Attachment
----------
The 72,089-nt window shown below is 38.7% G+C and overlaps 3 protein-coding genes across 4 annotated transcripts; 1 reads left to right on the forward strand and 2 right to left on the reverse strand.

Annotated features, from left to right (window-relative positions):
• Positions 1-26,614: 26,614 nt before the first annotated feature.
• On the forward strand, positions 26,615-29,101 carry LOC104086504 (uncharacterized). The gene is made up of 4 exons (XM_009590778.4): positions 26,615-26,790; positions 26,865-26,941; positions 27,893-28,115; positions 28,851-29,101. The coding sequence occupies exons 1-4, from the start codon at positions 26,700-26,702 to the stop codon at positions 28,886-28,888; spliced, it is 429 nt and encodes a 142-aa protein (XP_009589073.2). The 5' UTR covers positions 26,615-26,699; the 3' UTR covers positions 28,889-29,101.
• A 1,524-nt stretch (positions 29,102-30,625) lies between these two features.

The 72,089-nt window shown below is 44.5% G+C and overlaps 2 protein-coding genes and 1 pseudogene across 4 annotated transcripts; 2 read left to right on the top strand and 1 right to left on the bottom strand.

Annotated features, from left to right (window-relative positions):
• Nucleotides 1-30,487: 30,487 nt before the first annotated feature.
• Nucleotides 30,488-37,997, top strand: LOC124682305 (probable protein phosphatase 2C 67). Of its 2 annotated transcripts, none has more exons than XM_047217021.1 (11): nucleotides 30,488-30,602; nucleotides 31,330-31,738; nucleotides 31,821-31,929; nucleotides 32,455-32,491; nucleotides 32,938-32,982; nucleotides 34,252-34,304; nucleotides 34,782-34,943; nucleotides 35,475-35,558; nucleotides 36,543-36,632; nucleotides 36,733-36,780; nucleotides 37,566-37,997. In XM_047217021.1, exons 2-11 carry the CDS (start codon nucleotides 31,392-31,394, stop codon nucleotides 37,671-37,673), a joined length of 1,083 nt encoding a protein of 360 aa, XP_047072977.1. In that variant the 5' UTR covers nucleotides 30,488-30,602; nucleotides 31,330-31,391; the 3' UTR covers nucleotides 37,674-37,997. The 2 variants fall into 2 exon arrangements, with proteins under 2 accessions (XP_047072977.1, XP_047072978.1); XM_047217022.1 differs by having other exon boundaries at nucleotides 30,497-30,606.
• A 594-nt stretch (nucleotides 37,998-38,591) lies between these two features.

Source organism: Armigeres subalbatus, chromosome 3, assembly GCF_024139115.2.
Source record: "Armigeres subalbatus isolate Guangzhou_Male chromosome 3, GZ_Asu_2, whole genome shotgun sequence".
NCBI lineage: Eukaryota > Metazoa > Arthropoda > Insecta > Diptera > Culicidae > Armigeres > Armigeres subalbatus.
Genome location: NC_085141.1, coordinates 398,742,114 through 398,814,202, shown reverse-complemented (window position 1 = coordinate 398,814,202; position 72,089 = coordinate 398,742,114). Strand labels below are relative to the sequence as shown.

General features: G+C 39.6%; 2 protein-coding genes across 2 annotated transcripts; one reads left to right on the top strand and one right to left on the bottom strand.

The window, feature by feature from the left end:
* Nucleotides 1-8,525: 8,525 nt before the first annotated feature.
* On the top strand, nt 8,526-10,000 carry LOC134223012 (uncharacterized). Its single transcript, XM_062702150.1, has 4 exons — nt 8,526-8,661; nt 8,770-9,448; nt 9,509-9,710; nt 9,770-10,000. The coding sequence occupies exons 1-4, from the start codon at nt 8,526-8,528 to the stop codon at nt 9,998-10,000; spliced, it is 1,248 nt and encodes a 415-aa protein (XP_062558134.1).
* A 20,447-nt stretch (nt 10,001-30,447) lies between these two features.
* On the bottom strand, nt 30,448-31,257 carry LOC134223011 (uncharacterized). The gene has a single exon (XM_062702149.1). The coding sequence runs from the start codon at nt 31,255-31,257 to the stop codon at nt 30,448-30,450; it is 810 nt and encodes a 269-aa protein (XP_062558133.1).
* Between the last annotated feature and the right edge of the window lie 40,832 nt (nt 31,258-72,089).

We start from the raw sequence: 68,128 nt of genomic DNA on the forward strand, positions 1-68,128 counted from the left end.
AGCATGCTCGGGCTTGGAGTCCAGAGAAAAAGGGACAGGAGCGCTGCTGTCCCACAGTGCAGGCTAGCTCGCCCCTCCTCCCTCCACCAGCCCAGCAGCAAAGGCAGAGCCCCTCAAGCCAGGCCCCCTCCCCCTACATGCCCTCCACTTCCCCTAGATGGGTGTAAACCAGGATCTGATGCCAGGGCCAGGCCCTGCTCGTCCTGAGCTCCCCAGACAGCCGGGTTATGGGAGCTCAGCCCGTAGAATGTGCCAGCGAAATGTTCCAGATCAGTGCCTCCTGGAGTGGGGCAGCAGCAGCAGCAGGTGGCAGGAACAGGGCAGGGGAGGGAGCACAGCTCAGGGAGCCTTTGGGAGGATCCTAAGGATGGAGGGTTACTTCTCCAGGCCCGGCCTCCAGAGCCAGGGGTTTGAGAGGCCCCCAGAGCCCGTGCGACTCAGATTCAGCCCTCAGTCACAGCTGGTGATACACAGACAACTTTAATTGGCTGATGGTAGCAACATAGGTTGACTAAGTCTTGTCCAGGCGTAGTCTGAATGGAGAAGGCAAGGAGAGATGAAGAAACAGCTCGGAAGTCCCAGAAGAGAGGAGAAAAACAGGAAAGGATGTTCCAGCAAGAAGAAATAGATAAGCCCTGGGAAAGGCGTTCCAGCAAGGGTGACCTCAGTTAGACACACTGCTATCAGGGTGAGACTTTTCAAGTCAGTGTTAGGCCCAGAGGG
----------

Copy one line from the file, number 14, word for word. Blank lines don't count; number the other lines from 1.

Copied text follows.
Genome location: NC_085141.1, coordinates 398,742,114 through 398,814,202, shown reverse-complemented (window position 1 = coordinate 398,814,202; position 72,089 = coordinate 398,742,114). Strand labels below are relative to the sequence as shown.